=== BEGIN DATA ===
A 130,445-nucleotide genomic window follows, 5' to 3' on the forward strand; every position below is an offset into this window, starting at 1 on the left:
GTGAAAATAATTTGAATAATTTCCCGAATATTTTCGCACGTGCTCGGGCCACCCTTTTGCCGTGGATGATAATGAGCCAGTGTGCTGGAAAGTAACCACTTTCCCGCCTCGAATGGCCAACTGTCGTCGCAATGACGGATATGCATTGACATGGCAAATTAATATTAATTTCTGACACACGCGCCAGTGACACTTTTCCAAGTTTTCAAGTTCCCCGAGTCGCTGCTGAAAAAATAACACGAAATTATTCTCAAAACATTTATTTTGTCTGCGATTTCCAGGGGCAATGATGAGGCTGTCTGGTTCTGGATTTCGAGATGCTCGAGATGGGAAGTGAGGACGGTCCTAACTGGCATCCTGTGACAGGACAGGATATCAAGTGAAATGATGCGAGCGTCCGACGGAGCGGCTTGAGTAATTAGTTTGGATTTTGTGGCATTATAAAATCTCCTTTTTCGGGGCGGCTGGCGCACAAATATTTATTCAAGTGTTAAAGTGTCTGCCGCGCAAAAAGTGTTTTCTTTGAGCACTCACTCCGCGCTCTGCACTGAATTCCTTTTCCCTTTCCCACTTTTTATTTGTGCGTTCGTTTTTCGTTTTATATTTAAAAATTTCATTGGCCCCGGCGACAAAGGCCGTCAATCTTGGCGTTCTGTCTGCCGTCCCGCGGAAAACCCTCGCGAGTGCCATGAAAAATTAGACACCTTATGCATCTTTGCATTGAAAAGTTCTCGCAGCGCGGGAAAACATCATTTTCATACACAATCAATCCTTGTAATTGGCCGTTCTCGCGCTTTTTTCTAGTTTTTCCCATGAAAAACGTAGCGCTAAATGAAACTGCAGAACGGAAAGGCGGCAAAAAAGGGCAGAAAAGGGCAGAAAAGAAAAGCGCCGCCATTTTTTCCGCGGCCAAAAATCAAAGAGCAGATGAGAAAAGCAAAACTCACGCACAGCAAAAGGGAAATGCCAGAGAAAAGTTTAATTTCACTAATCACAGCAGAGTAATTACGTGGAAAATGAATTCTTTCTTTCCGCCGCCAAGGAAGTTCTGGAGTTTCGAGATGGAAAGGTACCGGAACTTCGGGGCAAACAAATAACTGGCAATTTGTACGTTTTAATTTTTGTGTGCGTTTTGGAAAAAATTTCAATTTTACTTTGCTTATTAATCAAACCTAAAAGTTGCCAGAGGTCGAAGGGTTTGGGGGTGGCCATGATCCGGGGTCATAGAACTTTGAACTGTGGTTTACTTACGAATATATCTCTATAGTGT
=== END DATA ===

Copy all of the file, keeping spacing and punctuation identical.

A 130,445-nucleotide genomic window follows, 5' to 3' on the forward strand; every position below is an offset into this window, starting at 1 on the left:
GTGAAAATAATTTGAATAATTTCCCGAATATTTTCGCACGTGCTCGGGCCACCCTTTTGCCGTGGATGATAATGAGCCAGTGTGCTGGAAAGTAACCACTTTCCCGCCTCGAATGGCCAACTGTCGTCGCAATGACGGATATGCATTGACATGGCAAATTAATATTAATTTCTGACACACGCGCCAGTGACACTTTTCCAAGTTTTCAAGTTCCCCGAGTCGCTGCTGAAAAAATAACACGAAATTATTCTCAAAACATTTATTTTGTCTGCGATTTCCAGGGGCAATGATGAGGCTGTCTGGTTCTGGATTTCGAGATGCTCGAGATGGGAAGTGAGGACGGTCCTAACTGGCATCCTGTGACAGGACAGGATATCAAGTGAAATGATGCGAGCGTCCGACGGAGCGGCTTGAGTAATTAGTTTGGATTTTGTGGCATTATAAAATCTCCTTTTTCGGGGCGGCTGGCGCACAAATATTTATTCAAGTGTTAAAGTGTCTGCCGCGCAAAAAGTGTTTTCTTTGAGCACTCACTCCGCGCTCTGCACTGAATTCCTTTTCCCTTTCCCACTTTTTATTTGTGCGTTCGTTTTTCGTTTTATATTTAAAAATTTCATTGGCCCCGGCGACAAAGGCCGTCAATCTTGGCGTTCTGTCTGCCGTCCCGCGGAAAACCCTCGCGAGTGCCATGAAAAATTAGACACCTTATGCATCTTTGCATTGAAAAGTTCTCGCAGCGCGGGAAAACATCATTTTCATACACAATCAATCCTTGTAATTGGCCGTTCTCGCGCTTTTTTCTAGTTTTTCCCATGAAAAACGTAGCGCTAAATGAAACTGCAGAACGGAAAGGCGGCAAAAAAGGGCAGAAAAGGGCAGAAAAGAAAAGCGCCGCCATTTTTTCCGCGGCCAAAAATCAAAGAGCAGATGAGAAAAGCAAAACTCACGCACAGCAAAAGGGAAATGCCAGAGAAAAGTTTAATTTCACTAATCACAGCAGAGTAATTACGTGGAAAATGAATTCTTTCTTTCCGCCGCCAAGGAAGTTCTGGAGTTTCGAGATGGAAAGGTACCGGAACTTCGGGGCAAACAAATAACTGGCAATTTGTACGTTTTAATTTTTGTGTGCGTTTTGGAAAAAATTTCAATTTTACTTTGCTTATTAATCAAACCTAAAAGTTGCCAGAGGTCGAAGGGTTTGGGGGTGGCCATGATCCGGGGTCATAGAACTTTGAACTGTGGTTTACTTACGAATATATCTCTATAGTGT